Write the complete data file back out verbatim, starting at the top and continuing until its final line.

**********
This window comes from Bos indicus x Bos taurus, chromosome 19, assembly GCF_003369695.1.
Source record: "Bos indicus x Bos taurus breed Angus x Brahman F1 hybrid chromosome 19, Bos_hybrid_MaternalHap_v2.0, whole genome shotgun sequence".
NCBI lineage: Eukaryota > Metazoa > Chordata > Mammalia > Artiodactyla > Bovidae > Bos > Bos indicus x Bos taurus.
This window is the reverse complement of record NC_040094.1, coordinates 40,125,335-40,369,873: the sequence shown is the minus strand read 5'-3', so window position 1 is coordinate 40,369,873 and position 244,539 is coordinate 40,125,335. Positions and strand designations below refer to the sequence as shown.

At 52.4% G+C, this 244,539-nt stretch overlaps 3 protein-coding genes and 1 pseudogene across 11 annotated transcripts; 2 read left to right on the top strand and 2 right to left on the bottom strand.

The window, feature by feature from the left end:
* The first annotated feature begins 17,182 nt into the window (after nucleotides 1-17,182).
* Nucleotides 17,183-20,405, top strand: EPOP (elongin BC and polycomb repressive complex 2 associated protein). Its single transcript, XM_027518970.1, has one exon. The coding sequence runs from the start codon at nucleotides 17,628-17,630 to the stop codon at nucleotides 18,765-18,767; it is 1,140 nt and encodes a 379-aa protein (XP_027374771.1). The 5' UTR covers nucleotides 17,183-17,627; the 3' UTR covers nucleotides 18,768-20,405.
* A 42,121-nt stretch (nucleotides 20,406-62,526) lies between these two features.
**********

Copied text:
This window comes from Bos indicus x Bos taurus, chromosome 19, assembly GCF_003369695.1.
Source record: "Bos indicus x Bos taurus breed Angus x Brahman F1 hybrid chromosome 19, Bos_hybrid_MaternalHap_v2.0, whole genome shotgun sequence".
NCBI lineage: Eukaryota > Metazoa > Chordata > Mammalia > Artiodactyla > Bovidae > Bos > Bos indicus x Bos taurus.
This window is the reverse complement of record NC_040094.1, coordinates 40,125,335-40,369,873: the sequence shown is the minus strand read 5'-3', so window position 1 is coordinate 40,369,873 and position 244,539 is coordinate 40,125,335. Positions and strand designations below refer to the sequence as shown.

At 52.4% G+C, this 244,539-nt stretch overlaps 3 protein-coding genes and 1 pseudogene across 11 annotated transcripts; 2 read left to right on the top strand and 2 right to left on the bottom strand.

The window, feature by feature from the left end:
* The first annotated feature begins 17,182 nt into the window (after nucleotides 1-17,182).
* Nucleotides 17,183-20,405, top strand: EPOP (elongin BC and polycomb repressive complex 2 associated protein). Its single transcript, XM_027518970.1, has one exon. The coding sequence runs from the start codon at nucleotides 17,628-17,630 to the stop codon at nucleotides 18,765-18,767; it is 1,140 nt and encodes a 379-aa protein (XP_027374771.1). The 5' UTR covers nucleotides 17,183-17,627; the 3' UTR covers nucleotides 18,768-20,405.
* A 42,121-nt stretch (nucleotides 20,406-62,526) lies between these two features.